Trump to Meet With North Korea's Kim on June 12 in Singapore
(Bloomberg) -- President Donald Trump said he will meet North Korean leader Kim Jong Un on June 12 in Singapore, locking in a historic summit between the two leaders amid their confrontation over Pyongyang’s nuclear weapons program.
“We will both try to make it a very special moment for World Peace!” Trump said in a Twitter message Thursday announcing the date and place of the long-anticipated talks.
Trump made the announcement hours after the arrival in Washington of three U.S. citizens who had been imprisoned in North Korea. The president and his wife Melania greeted the three when their plane arrived at Joint Base Andrews shortly before 3 a.m. Thursday, and he praised their release as a conciliatory gesture by Kim.
Singapore -- almost 5,000 kilometers (3,000 miles) south of Pyongyang -- represents neutral turf for the two leaders. The city-state of 5.5 million people boasts security partnerships with the U.S., a North Korean embassy and strong ties with China.
The government there also has a history of putting together high-profile diplomatic events at short notice, hosting Chinese President Xi Jinping’s historic 2015 meeting with his then-counterpart from Taiwan, Ma Ying-jeou. Still, Kim’s agreement to travel so far from the safety of Pyongyang -- farther than he’s ever been as leader -- could be seen as a concession by North Korea.
Trump heads into the summit hoping to gain an agreement from Kim to give up his nuclear weapons and end North Korea’s ballistic missile program. U.S. intelligence agencies have warned that the regime is on the verge of being able to mount a nuclear strike against the U.S. mainland.
The U.S. has alternated for decades between threats and conciliatory approaches to North Korea’s nuclear and missile tests that have vexed a string of U.S. presidents. The confrontation grew heated last year, with Trump deriding Kim as “Little Rocket Man” and Kim calling the president a “mentally deranged U.S. dotard.”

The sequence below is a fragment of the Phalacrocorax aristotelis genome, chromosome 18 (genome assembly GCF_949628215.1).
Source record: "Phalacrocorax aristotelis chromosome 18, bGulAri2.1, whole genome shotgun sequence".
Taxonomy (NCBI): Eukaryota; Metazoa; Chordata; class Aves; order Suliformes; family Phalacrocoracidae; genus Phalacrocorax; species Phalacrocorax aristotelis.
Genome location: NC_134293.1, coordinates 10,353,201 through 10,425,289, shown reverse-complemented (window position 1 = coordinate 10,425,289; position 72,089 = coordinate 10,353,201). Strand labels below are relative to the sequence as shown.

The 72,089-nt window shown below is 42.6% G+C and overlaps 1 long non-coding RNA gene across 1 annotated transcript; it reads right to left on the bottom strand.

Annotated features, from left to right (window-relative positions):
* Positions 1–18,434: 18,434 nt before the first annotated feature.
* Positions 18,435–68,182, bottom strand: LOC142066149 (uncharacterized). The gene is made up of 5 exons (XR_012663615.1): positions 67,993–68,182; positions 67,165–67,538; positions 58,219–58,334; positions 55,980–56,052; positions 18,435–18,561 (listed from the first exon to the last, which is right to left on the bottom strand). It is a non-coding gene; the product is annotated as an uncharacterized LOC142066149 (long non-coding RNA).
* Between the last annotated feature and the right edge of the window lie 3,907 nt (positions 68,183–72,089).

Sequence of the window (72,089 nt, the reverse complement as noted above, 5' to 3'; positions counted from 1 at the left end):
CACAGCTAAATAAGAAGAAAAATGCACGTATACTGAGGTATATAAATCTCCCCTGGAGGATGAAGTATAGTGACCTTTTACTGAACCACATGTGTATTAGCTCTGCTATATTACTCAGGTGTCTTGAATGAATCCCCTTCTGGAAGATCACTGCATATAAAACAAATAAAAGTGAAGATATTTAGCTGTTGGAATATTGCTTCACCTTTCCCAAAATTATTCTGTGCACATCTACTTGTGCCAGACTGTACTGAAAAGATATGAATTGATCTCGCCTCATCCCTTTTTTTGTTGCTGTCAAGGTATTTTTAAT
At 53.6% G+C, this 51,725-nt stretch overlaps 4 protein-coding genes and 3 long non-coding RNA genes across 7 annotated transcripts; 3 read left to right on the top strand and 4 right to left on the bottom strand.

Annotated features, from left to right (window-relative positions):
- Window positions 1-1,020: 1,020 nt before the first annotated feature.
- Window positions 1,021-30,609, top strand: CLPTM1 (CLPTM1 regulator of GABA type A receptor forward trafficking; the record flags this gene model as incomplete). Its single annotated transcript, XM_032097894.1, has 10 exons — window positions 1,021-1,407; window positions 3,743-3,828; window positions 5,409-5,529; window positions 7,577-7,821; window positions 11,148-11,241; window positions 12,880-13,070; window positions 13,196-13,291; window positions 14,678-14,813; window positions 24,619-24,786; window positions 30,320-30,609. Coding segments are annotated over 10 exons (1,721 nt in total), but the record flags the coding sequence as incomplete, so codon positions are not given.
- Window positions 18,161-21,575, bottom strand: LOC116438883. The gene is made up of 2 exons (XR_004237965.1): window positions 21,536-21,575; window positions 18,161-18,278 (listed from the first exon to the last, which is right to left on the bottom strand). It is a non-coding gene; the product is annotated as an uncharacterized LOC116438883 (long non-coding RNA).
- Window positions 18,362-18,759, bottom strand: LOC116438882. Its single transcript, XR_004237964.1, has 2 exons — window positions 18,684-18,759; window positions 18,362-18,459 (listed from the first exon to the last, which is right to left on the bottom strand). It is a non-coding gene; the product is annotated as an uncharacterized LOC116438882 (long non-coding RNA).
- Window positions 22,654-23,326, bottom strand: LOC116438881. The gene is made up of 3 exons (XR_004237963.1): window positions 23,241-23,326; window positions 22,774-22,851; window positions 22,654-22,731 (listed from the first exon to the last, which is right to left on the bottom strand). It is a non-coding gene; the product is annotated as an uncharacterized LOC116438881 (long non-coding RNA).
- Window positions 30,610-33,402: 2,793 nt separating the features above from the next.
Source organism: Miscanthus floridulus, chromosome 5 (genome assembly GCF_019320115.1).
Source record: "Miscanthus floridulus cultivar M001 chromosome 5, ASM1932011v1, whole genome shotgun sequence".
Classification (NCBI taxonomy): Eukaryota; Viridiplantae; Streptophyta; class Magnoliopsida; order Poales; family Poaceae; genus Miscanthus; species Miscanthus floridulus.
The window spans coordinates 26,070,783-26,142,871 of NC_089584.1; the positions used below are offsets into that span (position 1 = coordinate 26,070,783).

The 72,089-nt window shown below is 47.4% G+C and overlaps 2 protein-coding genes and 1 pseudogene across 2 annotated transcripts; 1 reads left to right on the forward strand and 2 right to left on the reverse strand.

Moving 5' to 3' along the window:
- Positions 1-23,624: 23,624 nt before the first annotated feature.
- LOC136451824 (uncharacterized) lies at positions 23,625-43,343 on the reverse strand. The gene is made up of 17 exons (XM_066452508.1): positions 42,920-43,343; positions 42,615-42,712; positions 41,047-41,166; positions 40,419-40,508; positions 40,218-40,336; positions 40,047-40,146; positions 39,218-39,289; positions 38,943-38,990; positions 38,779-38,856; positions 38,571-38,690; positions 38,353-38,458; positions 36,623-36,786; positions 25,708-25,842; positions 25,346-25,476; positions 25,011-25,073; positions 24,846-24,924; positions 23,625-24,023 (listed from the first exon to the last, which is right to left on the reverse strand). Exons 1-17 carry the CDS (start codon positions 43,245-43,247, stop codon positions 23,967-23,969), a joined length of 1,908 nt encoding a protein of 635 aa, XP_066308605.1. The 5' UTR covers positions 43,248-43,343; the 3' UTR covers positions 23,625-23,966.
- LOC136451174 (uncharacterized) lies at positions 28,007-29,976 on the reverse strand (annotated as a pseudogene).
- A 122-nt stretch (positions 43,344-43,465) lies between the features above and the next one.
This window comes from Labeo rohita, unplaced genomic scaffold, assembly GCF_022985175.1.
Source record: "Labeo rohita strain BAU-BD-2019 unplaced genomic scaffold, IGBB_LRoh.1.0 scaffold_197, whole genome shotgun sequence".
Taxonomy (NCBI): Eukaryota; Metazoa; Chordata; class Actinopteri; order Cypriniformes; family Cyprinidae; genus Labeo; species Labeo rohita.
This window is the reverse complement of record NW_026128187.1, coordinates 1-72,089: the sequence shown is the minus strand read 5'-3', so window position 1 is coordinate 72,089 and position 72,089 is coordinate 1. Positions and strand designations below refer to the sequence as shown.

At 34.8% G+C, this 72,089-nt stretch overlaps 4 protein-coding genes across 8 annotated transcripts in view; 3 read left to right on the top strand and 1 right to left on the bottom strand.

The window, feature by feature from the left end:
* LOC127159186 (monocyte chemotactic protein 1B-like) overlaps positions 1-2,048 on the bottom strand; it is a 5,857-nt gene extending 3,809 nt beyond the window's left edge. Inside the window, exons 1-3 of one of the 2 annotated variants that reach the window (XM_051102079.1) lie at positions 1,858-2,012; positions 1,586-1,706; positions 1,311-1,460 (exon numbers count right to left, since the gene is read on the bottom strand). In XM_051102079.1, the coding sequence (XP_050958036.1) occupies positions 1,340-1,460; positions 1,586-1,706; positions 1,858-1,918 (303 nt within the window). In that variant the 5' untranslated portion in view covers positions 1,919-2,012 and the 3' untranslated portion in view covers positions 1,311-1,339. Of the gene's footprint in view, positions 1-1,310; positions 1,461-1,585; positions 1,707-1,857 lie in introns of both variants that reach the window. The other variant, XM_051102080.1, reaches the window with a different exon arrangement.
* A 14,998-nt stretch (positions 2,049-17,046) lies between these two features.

Since Trump agreed in March to the summit with Kim, both sides have been warmer in public. The U.S. president has repeatedly expressed optimism about reaching a deal, lauding North Korea for halting nuclear tests and praising Kim last month as “very honorable.”
The meeting will be the first between a North Korean leader and a sitting U.S. president, though former Presidents Bill Clinton and Jimmy Carter have traveled to North Korea since leaving office to negotiate the release of prisoners and to discuss potential diplomatic talks. Then-Secretary of State Madeleine Albright visited Pyongyang in 2000 to meet with Kim’s father, Kim Jong Il, who was the North Korean leader then.
The return of prisoners the U.S. has called “hostages” cleared an obstacle to direct talks between Trump and Kim.
Trump thanked Kim for releasing the men. “This is a special night for these three really great people and congratulations on being in this country,” Trump told reporters at the airbase. “The fact that we were able to get them out so soon was really a tribute to a lot of things, including a certain process that’s taking place right now. And that process is very important.”
The three men flew to Washington after their release to Secretary of State Mike Pompeo, who was dispatched to Pyongyang on Tuesday in the hope that Kim would agree to free the detainees and also to advance planning for the summit.
“It’s like a dream. And we are very, very happy,” one of the released detainees, Kim Dong Chul, said through a translator when asked how it felt to be home, according to a transcript released by the White House.
Asked how they were treated by the North Koreans, he said, “We were treated in many different ways. For me, I had to do a lot of labor. But when I got sick, I was also treated by them.”
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